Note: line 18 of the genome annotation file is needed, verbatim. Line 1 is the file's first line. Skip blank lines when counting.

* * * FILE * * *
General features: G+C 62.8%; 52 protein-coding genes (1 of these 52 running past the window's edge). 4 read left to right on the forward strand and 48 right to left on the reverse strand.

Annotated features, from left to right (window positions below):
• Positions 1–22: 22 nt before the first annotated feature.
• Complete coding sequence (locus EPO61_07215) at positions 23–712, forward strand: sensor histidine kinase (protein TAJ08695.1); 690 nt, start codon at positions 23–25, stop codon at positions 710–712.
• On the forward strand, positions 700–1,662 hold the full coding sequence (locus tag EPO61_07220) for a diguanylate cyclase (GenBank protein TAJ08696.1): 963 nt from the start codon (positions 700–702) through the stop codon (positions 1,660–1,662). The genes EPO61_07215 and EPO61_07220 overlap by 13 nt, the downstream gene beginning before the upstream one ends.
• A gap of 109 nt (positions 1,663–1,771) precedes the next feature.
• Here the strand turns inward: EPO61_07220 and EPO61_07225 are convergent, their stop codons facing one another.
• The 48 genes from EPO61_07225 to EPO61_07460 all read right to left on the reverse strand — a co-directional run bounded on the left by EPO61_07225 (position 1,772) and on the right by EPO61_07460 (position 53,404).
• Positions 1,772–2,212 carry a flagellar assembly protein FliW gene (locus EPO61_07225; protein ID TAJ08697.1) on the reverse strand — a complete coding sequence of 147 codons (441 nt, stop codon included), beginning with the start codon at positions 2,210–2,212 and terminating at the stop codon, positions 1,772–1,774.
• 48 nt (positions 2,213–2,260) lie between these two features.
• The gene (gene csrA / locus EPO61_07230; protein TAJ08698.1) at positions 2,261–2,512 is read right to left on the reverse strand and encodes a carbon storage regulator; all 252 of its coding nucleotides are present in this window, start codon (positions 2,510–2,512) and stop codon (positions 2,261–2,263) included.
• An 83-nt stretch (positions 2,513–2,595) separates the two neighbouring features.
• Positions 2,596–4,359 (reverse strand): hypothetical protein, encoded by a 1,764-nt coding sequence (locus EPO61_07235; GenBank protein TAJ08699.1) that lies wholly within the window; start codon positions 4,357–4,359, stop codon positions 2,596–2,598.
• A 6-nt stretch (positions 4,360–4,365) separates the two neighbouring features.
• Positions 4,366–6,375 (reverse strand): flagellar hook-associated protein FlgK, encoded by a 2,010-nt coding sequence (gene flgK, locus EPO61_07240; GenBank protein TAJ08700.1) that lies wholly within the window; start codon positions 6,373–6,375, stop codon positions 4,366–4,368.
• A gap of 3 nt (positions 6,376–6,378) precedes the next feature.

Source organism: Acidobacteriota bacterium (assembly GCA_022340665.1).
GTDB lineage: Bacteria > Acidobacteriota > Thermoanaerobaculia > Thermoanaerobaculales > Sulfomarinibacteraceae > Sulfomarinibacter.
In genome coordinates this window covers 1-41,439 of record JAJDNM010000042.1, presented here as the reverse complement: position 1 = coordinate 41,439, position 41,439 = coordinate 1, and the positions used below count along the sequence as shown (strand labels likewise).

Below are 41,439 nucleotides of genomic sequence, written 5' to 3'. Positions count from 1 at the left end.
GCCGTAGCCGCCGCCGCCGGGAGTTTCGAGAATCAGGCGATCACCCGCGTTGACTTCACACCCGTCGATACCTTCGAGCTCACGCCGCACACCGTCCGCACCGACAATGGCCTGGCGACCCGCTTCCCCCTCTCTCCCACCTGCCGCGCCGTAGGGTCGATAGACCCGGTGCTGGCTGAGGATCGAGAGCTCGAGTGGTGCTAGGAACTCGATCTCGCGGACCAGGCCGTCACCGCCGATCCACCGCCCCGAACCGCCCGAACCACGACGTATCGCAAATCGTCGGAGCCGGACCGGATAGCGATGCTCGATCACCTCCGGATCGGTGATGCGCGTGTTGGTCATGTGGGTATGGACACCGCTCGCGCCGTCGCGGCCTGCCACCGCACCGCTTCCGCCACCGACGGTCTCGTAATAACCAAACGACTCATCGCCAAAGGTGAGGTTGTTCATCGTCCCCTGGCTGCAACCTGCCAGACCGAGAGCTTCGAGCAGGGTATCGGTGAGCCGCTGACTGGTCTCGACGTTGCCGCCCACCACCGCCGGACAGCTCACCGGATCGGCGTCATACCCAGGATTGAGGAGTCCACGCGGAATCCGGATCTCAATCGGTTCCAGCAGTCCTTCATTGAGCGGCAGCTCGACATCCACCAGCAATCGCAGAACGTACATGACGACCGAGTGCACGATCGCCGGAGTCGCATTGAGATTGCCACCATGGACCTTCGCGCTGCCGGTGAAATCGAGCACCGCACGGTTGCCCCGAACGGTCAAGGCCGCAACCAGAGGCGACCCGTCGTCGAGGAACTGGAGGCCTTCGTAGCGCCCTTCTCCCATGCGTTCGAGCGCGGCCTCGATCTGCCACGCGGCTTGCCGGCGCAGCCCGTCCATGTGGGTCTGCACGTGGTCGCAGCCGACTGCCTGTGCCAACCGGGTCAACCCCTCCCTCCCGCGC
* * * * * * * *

GTDB lineage: Bacteria > Acidobacteriota > Thermoanaerobaculia > Thermoanaerobaculales > Sulfomarinibacteraceae > Sulfomarinibacter.